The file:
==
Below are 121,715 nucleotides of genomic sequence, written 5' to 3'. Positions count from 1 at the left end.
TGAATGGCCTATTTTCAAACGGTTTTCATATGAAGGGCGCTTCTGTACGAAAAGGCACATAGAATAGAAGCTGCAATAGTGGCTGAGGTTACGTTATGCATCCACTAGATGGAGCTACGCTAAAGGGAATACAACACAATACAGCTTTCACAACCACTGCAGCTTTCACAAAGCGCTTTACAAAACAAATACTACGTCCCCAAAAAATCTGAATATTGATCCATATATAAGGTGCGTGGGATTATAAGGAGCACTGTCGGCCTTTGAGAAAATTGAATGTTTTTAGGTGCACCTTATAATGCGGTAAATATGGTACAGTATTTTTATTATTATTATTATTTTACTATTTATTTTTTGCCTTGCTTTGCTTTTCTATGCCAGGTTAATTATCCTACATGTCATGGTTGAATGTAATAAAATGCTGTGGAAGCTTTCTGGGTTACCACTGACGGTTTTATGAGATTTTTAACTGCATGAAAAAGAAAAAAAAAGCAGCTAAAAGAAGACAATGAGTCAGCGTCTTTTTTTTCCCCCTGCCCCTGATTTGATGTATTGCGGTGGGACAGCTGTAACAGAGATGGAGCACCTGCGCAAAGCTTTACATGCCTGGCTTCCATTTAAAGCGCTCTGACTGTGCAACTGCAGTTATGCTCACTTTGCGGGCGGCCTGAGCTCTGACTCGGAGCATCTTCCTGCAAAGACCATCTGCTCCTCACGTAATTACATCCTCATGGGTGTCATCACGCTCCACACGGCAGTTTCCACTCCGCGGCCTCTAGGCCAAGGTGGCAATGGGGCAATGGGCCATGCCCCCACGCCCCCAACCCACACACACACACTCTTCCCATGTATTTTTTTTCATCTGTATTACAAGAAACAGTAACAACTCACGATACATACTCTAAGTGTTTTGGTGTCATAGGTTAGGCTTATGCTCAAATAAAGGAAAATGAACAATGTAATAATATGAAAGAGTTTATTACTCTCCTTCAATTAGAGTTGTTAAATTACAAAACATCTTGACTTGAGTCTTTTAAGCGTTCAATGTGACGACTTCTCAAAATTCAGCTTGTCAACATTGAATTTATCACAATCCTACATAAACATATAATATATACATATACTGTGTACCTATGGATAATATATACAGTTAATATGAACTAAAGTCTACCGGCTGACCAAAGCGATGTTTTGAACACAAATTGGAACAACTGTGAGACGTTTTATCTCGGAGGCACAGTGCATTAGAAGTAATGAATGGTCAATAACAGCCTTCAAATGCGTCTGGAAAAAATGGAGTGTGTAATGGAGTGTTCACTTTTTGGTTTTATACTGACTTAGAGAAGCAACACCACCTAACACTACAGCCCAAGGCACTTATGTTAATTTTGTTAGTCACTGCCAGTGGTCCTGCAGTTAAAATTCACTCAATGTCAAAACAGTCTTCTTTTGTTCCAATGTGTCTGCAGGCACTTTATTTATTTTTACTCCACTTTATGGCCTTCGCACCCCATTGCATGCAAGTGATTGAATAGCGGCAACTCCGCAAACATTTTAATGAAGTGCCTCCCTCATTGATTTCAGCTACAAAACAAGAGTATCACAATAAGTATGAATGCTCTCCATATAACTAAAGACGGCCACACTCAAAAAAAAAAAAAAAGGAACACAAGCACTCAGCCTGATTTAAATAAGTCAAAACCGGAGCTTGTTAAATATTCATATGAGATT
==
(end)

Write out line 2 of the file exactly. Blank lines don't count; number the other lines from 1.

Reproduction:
TGAATGGCCTATTTTCAAACGGTTTTCATATGAAGGGCGCTTCTGTACGAAAAGGCACATAGAATAGAAGCTGCAATAGTGGCTGAGGTTACGTTATGCATCCACTAGATGGAGCTACGCTAAAGGGAATACAACACAATACAGCTTTCACAACCACTGCAGCTTTCACAAAGCGCTTTACAAAACAAATACTACGTCCCCAAAAAATCTGAATATTGATCCATATATAAGGTGCGTGGGATTATAAGGAGCACTGTCGGCCTTTGAGAAAATTGAATGTTTTTAGGTGCACCTTATAATGCGGTAAATATGGTACAGTATTTTTATTATTATTATTATTTTACTATTTATTTTTTGCCTTGCTTTGCTTTTCTATGCCAGGTTAATTATCCTACATGTCATGGTTGAATGTAATAAAATGCTGTGGAAGCTTTCTGGGTTACCACTGACGGTTTTATGAGATTTTTAACTGCATGAAAAAGAAAAAAAAAGCAGCTAAAAGAAGACAATGAGTCAGCGTCTTTTTTTTCCCCCTGCCCCTGATTTGATGTATTGCGGTGGGACAGCTGTAACAGAGATGGAGCACCTGCGCAAAGCTTTACATGCCTGGCTTCCATTTAAAGCGCTCTGACTGTGCAACTGCAGTTATGCTCACTTTGCGGGCGGCCTGAGCTCTGACTCGGAGCATCTTCCTGCAAAGACCATCTGCTCCTCACGTAATTACATCCTCATGGGTGTCATCACGCTCCACACGGCAGTTTCCACTCCGCGGCCTCTAGGCCAAGGTGGCAATGGGGCAATGGGCCATGCCCCCACGCCCCCAACCCACACACACACACTCTTCCCATGTATTTTTTTTCATCTGTATTACAAGAAACAGTAACAACTCACGATACATACTCTAAGTGTTTTGGTGTCATAGGTTAGGCTTATGCTCAAATAAAGGAAAATGAACAATGTAATAATATGAAAGAGTTTATTACTCTCCTTCAATTAGAGTTGTTAAATTACAAAACATCTTGACTTGAGTCTTTTAAGCGTTCAATGTGACGACTTCTCAAAATTCAGCTTGTCAACATTGAATTTATCACAATCCTACATAAACATATAATATATACATATACTGTGTACCTATGGATAATATATACAGTTAATATGAACTAAAGTCTACCGGCTGACCAAAGCGATGTTTTGAACACAAATTGGAACAACTGTGAGACGTTTTATCTCGGAGGCACAGTGCATTAGAAGTAATGAATGGTCAATAACAGCCTTCAAATGCGTCTGGAAAAAATGGAGTGTGTAATGGAGTGTTCACTTTTTGGTTTTATACTGACTTAGAGAAGCAACACCACCTAACACTACAGCCCAAGGCACTTATGTTAATTTTGTTAGTCACTGCCAGTGGTCCTGCAGTTAAAATTCACTCAATGTCAAAACAGTCTTCTTTTGTTCCAATGTGTCTGCAGGCACTTTATTTATTTTTACTCCACTTTATGGCCTTCGCACCCCATTGCATGCAAGTGATTGAATAGCGGCAACTCCGCAAACATTTTAATGAAGTGCCTCCCTCATTGATTTCAGCTACAAAACAAGAGTATCACAATAAGTATGAATGCTCTCCATATAACTAAAGACGGCCACACTCAAAAAAAAAAAAAAAGGAACACAAGCACTCAGCCTGATTTAAATAAGTCAAAACCGGAGCTTGTTAAATATTCATATGAGATT